Interpreting the Common Law
A major difficulty with the common law is its uncertainty. This can be produced by different courts reaching different interpretations of the law in similar cases. Another complication is where judges/courts reach the same conclusion for different reasons or different judges reach different conclusions in the same case. In the latter instances, it will be the opinion of the majority of judges which will decide the outcome of the case. Uncertainty is unavoidable in a rapidly changing society. Although it means unpredictability and surprises, it is the price that has to be paid for maintaining the adaptability and fairness of the law.
Judges try to avoid uncertainty in the law by adhering to the doctrine of precedent. The doctrine of precedent says that judges should follow legal rulings from previously decided cases. Thus, where identical facts occur in two cases, the judge should follow the decision in the earlier case. That case is said to create a ‘precedent’. Of course, it is very rare for cases to have identical facts. This means that if a judge believes that a difference between facts is more important than a similarity, the judge can ‘distinguish’ between the old and new decisions. The precedent will not be followed and a new precedent will be created, but both will be influential. A court should always give reasons for its decision. In this way the courts will try and avoid unpredictability in the law by developing a consistent body of law.
Some of the rules associated with the doctrine of precedent are as follows.
- A court’s decision in each case is binding on the parties to that case.
- If there is an avenue of appeal or review against a decision, and it is not made within the time limit, the case is settled and cannot be re-opened.
- If either side appeals to a higher court within the time limit, the higher court can affirm or overrule the lower court’s decision.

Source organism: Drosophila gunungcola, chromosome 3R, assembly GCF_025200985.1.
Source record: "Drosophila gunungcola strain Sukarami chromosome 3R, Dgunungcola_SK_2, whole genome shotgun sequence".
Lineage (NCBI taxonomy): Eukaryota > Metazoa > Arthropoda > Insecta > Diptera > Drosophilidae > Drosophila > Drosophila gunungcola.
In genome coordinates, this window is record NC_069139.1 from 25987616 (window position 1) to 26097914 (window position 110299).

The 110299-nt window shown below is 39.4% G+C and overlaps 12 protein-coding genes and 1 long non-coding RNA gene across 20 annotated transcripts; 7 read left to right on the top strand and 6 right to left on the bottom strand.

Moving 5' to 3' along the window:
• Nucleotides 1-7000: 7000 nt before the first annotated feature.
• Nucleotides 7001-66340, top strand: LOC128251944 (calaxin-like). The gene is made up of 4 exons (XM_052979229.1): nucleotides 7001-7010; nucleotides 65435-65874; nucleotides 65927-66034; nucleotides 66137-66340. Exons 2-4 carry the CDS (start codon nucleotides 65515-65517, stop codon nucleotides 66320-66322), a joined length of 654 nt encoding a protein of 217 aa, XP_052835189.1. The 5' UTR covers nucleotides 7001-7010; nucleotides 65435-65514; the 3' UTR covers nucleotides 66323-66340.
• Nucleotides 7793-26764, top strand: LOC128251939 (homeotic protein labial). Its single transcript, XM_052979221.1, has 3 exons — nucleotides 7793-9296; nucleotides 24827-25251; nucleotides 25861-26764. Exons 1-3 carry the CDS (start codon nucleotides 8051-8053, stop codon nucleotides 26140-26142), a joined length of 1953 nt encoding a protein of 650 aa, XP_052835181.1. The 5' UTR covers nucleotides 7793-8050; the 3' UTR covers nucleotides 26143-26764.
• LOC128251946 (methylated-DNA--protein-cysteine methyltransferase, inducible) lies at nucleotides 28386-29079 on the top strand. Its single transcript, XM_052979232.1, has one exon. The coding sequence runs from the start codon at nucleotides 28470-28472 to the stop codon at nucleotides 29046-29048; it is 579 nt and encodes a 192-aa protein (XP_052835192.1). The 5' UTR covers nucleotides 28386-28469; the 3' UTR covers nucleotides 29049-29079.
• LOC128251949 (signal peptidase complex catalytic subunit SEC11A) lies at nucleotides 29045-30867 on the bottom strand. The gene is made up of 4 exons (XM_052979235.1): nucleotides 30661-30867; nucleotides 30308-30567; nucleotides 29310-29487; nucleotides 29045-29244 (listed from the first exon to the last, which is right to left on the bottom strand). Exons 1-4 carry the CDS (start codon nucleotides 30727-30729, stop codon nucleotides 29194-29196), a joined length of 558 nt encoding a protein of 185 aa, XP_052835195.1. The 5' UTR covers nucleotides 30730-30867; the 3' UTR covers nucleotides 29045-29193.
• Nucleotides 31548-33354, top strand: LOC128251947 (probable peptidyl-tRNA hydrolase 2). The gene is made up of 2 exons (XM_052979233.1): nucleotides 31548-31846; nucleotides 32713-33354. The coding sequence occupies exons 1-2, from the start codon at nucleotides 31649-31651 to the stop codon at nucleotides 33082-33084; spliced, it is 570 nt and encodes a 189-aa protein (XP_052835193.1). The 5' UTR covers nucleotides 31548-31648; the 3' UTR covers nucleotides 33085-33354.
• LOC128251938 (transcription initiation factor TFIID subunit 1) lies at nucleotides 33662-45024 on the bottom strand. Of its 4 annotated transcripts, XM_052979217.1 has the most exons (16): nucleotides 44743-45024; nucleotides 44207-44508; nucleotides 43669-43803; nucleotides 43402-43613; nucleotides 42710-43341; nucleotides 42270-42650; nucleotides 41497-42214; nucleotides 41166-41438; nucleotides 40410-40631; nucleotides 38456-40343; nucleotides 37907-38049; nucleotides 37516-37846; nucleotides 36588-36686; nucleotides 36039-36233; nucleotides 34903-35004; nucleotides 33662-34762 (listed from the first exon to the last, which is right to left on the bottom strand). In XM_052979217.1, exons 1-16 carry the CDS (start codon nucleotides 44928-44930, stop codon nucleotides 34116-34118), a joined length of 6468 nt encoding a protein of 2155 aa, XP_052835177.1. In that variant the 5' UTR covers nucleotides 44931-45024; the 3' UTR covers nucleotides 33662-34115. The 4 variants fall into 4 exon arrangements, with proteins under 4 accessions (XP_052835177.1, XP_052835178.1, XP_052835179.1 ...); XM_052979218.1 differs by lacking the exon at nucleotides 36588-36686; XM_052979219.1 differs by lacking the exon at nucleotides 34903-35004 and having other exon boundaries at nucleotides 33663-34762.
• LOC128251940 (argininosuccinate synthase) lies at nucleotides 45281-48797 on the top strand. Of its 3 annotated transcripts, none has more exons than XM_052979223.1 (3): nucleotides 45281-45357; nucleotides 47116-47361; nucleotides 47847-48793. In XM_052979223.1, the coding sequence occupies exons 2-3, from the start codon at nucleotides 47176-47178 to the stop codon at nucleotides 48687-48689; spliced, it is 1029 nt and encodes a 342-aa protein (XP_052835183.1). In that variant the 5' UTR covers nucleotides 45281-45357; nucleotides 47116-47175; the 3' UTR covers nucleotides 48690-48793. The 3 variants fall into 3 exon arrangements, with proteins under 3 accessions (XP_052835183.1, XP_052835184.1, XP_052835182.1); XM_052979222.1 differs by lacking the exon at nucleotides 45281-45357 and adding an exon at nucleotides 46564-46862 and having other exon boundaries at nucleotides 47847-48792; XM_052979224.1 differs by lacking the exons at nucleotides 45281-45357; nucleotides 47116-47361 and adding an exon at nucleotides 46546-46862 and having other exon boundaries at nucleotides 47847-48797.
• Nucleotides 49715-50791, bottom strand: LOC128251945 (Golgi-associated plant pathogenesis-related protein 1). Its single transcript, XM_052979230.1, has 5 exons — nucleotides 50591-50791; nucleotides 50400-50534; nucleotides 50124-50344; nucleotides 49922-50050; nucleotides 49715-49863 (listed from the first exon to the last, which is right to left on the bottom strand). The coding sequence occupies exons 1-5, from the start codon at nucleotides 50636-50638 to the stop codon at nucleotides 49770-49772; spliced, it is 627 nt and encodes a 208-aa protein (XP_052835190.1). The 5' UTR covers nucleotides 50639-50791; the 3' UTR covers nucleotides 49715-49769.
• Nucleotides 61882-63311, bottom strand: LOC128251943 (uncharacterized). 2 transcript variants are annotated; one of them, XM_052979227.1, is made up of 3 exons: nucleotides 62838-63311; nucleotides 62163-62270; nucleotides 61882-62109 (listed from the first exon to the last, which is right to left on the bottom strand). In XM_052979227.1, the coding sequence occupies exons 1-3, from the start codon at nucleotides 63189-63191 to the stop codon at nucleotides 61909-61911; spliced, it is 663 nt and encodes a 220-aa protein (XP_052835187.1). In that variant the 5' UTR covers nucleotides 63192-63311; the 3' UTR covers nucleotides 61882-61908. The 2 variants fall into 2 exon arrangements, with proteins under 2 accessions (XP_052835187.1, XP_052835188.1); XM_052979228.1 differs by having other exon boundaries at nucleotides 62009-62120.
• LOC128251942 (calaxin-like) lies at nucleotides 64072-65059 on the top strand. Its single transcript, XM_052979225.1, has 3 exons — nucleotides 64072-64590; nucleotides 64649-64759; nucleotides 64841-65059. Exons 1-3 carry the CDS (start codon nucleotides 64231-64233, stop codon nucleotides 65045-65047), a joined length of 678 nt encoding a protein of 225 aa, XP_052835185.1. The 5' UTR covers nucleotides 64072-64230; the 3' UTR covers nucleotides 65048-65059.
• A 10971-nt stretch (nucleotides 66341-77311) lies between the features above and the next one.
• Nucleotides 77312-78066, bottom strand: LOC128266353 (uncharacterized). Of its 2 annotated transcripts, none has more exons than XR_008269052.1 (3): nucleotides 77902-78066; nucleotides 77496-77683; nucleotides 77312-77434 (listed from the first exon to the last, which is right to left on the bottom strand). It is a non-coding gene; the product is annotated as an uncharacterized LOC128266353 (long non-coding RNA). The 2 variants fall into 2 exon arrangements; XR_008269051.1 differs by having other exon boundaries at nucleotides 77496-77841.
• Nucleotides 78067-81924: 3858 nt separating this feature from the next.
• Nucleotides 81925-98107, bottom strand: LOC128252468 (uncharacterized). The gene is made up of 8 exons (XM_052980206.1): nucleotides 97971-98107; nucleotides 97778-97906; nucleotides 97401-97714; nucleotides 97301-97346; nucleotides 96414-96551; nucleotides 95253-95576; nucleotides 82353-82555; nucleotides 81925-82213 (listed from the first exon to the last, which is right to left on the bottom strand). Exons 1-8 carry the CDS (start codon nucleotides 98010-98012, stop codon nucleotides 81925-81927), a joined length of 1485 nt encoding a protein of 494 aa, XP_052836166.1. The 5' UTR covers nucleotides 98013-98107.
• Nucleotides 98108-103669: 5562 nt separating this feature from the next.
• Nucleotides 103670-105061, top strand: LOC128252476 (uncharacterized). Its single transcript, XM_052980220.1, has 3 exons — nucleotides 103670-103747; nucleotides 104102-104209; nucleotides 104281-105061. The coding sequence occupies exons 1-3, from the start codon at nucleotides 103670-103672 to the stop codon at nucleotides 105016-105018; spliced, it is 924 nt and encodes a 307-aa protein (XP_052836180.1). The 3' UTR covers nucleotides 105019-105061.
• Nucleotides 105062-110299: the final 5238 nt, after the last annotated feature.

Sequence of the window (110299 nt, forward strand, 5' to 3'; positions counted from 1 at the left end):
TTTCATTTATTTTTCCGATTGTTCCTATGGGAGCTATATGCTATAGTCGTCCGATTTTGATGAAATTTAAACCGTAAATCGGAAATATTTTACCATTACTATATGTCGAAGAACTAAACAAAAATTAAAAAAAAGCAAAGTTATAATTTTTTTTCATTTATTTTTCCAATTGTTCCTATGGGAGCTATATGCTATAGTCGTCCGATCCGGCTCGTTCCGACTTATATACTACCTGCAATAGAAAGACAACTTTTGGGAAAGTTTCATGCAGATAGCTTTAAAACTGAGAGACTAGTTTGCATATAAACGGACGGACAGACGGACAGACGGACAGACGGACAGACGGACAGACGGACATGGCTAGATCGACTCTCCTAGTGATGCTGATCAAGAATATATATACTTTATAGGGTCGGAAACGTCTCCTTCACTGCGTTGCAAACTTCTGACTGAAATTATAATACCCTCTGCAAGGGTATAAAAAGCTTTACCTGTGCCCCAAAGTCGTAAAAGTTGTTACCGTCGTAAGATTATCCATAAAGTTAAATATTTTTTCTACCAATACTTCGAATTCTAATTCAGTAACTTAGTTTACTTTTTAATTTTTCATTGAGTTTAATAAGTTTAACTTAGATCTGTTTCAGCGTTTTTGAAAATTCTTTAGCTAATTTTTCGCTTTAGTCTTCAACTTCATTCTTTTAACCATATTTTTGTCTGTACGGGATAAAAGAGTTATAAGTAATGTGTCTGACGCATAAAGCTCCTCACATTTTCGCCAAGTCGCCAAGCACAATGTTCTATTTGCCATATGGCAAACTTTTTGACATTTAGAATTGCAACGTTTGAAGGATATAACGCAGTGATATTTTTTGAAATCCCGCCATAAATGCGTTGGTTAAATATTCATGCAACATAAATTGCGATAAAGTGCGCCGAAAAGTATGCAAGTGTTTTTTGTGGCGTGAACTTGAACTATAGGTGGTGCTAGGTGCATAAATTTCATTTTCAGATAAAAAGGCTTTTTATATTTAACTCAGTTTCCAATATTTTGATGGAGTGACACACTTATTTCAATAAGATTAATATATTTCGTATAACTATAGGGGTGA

- There may be an avenue of appeal to a higher court still and in this case that higher court can affirm or overrule the original court’s decision. The decision of the highest court is final.
- Lower courts must follow decisions of higher courts, but only if they are in the same hierarchy. This means that a decision of a Supreme Court in one State will not be binding on the decisions of a lower court or a Supreme Court in another State. Such decisions will only be ‘persuasive’, that is, they can be used to guide the decision of a court in another State. The same applies to decisions of courts outside Australia. If a case is unusual or difficult, Australian courts may look to overseas decisions in England, New Zealand, Canada and the United States or even the European Union for guidance in deciding a case.
- The decisions of the High Court of Australia are binding on all Australian courts and tribunals.
- Courts are not bound to follow their own previous decisions but will usually do so in the interests of achieving consistency. Only if a court comes to the view that a previous decision is clearly wrong will it come to a different decision. The most frequent reason will be that a previous decision is an old one and circumstances have changed.
Courts have also developed a specialised set of rules for interpreting legislation. Sometimes where the Court’s interpretation of legislation causes problems, parliament will intervene by passing legislation to ‘clarify’ the law. Parliament will sometimes also pass legislation to bypass politically unwelcome consequences of judicial decisions.
Page last updated 05/03/2019